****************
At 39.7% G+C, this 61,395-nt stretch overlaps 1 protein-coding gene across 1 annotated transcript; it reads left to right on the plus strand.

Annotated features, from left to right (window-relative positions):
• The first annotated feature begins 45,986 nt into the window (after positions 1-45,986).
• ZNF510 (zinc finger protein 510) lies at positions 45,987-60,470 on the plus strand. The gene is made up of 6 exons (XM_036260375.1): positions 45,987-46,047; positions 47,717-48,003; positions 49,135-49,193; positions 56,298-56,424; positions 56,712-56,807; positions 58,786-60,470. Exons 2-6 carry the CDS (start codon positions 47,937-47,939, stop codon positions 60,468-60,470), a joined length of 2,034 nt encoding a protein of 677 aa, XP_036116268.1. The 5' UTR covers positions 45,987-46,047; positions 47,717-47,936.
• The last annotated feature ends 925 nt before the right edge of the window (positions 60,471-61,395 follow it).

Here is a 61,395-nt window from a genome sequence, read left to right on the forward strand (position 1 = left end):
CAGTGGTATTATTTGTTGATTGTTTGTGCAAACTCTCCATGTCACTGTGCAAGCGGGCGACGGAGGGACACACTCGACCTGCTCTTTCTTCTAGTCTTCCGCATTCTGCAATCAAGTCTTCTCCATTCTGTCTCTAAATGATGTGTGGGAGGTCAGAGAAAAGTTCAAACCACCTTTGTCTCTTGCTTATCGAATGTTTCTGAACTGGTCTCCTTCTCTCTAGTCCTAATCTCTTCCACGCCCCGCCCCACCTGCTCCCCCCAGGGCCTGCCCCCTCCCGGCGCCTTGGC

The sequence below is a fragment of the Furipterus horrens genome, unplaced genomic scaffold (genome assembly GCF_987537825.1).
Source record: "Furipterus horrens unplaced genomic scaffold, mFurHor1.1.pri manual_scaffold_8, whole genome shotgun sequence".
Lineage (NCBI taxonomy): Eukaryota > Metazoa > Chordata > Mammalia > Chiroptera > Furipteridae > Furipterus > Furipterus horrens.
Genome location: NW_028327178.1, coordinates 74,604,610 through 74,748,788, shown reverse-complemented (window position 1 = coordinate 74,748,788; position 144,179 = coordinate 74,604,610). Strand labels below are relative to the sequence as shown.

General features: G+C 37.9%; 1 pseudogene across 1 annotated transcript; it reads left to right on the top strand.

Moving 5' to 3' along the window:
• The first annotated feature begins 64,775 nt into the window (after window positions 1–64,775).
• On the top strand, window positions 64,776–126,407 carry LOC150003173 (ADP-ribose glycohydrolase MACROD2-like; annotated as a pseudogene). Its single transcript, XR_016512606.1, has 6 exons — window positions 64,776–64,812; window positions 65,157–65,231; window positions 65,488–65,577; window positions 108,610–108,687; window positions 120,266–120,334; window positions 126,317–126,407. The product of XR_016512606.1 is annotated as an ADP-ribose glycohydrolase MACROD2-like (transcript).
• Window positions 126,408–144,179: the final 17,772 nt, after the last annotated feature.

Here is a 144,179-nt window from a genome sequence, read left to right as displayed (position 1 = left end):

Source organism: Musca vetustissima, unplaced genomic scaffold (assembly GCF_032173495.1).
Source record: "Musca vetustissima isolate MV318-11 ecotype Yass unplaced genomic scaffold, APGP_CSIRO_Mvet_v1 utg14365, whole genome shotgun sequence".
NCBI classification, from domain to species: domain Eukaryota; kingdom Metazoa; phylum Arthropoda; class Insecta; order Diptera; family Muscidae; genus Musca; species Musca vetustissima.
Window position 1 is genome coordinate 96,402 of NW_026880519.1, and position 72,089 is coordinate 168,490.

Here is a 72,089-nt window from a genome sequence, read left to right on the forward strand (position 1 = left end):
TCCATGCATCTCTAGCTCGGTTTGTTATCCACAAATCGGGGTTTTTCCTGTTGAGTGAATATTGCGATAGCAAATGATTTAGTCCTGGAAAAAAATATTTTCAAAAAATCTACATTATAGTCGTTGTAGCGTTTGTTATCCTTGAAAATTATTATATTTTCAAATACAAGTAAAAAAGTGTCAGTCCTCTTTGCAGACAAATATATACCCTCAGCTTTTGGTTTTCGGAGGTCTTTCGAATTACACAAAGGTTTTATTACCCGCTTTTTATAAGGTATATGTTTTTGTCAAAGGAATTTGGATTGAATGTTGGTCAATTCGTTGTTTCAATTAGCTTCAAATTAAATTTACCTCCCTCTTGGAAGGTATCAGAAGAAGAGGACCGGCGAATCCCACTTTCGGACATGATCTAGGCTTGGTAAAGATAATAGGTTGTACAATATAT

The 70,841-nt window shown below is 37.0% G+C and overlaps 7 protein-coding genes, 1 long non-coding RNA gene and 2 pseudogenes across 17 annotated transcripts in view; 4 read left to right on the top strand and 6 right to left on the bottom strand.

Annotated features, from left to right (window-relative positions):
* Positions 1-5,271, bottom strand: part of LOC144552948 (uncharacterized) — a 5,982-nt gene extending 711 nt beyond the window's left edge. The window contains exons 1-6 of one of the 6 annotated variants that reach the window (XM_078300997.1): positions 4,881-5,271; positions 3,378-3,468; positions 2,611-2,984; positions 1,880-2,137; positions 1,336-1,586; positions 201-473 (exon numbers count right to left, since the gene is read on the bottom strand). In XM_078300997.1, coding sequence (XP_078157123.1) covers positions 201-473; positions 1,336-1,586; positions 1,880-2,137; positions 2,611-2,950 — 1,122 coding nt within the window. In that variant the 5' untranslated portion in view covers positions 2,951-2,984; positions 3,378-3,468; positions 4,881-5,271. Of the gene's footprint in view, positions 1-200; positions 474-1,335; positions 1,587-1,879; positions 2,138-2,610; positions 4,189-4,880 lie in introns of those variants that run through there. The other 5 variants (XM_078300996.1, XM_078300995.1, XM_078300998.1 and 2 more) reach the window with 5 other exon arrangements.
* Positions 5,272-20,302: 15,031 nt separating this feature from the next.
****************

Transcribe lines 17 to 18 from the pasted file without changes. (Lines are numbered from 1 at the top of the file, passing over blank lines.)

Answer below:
Here is a 144,179-nt window from a genome sequence, read left to right as displayed (position 1 = left end):

Source organism: Musca vetustissima, unplaced genomic scaffold (assembly GCF_032173495.1).